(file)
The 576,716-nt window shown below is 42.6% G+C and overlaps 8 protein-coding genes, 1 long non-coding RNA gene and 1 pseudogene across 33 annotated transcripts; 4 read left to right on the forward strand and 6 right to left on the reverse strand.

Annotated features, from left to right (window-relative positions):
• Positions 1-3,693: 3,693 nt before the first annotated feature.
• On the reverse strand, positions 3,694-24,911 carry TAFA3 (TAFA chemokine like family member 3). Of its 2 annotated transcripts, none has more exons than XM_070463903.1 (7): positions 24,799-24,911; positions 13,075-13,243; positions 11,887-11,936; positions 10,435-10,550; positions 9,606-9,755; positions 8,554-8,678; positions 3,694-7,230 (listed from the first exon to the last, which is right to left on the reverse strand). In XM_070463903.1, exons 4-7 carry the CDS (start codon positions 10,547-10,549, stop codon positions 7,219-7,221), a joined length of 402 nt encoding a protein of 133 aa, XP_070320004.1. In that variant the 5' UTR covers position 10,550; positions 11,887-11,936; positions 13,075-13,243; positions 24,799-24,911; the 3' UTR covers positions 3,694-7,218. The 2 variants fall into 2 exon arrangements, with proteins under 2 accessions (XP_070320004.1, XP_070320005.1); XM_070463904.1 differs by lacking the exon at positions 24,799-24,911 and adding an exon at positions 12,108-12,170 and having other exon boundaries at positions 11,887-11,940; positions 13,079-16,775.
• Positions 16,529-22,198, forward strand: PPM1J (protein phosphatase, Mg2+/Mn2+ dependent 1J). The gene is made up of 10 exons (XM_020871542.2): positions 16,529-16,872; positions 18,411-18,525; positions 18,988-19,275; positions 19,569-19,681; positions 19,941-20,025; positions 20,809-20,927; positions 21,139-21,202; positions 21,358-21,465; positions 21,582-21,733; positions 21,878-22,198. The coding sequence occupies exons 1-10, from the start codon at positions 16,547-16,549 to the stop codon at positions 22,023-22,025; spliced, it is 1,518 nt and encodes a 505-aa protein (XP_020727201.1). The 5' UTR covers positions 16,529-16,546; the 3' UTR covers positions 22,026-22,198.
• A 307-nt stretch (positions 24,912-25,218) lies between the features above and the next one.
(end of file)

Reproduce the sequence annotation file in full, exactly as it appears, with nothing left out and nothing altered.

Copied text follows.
The 576,716-nt window shown below is 42.6% G+C and overlaps 8 protein-coding genes, 1 long non-coding RNA gene and 1 pseudogene across 33 annotated transcripts; 4 read left to right on the forward strand and 6 right to left on the reverse strand.

Annotated features, from left to right (window-relative positions):
• Positions 1-3,693: 3,693 nt before the first annotated feature.
• On the reverse strand, positions 3,694-24,911 carry TAFA3 (TAFA chemokine like family member 3). Of its 2 annotated transcripts, none has more exons than XM_070463903.1 (7): positions 24,799-24,911; positions 13,075-13,243; positions 11,887-11,936; positions 10,435-10,550; positions 9,606-9,755; positions 8,554-8,678; positions 3,694-7,230 (listed from the first exon to the last, which is right to left on the reverse strand). In XM_070463903.1, exons 4-7 carry the CDS (start codon positions 10,547-10,549, stop codon positions 7,219-7,221), a joined length of 402 nt encoding a protein of 133 aa, XP_070320004.1. In that variant the 5' UTR covers position 10,550; positions 11,887-11,936; positions 13,075-13,243; positions 24,799-24,911; the 3' UTR covers positions 3,694-7,218. The 2 variants fall into 2 exon arrangements, with proteins under 2 accessions (XP_070320004.1, XP_070320005.1); XM_070463904.1 differs by lacking the exon at positions 24,799-24,911 and adding an exon at positions 12,108-12,170 and having other exon boundaries at positions 11,887-11,940; positions 13,079-16,775.
• Positions 16,529-22,198, forward strand: PPM1J (protein phosphatase, Mg2+/Mn2+ dependent 1J). The gene is made up of 10 exons (XM_020871542.2): positions 16,529-16,872; positions 18,411-18,525; positions 18,988-19,275; positions 19,569-19,681; positions 19,941-20,025; positions 20,809-20,927; positions 21,139-21,202; positions 21,358-21,465; positions 21,582-21,733; positions 21,878-22,198. The coding sequence occupies exons 1-10, from the start codon at positions 16,547-16,549 to the stop codon at positions 22,023-22,025; spliced, it is 1,518 nt and encodes a 505-aa protein (XP_020727201.1). The 5' UTR covers positions 16,529-16,546; the 3' UTR covers positions 22,026-22,198.
• A 307-nt stretch (positions 24,912-25,218) lies between the features above and the next one.